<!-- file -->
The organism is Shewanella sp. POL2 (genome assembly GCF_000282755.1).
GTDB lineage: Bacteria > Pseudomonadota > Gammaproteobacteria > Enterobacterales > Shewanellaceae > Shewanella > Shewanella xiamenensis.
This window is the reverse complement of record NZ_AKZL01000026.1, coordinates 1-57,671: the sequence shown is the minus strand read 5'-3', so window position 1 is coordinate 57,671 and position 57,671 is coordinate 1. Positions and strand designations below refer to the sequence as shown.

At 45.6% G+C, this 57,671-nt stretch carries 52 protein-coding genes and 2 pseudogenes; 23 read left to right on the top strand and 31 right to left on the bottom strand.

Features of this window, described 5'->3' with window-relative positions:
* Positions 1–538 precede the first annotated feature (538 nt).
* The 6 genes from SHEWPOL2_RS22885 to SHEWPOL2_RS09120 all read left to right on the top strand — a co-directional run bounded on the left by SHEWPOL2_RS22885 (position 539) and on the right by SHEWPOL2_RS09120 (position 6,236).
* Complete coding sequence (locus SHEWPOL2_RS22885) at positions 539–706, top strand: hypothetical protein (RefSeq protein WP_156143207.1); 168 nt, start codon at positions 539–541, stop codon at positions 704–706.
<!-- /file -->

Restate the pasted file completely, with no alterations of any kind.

The organism is Shewanella sp. POL2 (genome assembly GCF_000282755.1).
GTDB lineage: Bacteria > Pseudomonadota > Gammaproteobacteria > Enterobacterales > Shewanellaceae > Shewanella > Shewanella xiamenensis.
This window is the reverse complement of record NZ_AKZL01000026.1, coordinates 1-57,671: the sequence shown is the minus strand read 5'-3', so window position 1 is coordinate 57,671 and position 57,671 is coordinate 1. Positions and strand designations below refer to the sequence as shown.

At 45.6% G+C, this 57,671-nt stretch carries 52 protein-coding genes and 2 pseudogenes; 23 read left to right on the top strand and 31 right to left on the bottom strand.

Features of this window, described 5'->3' with window-relative positions:
* Positions 1–538 precede the first annotated feature (538 nt).
* The 6 genes from SHEWPOL2_RS22885 to SHEWPOL2_RS09120 all read left to right on the top strand — a co-directional run bounded on the left by SHEWPOL2_RS22885 (position 539) and on the right by SHEWPOL2_RS09120 (position 6,236).
* Complete coding sequence (locus SHEWPOL2_RS22885) at positions 539–706, top strand: hypothetical protein (RefSeq protein WP_156143207.1); 168 nt, start codon at positions 539–541, stop codon at positions 704–706.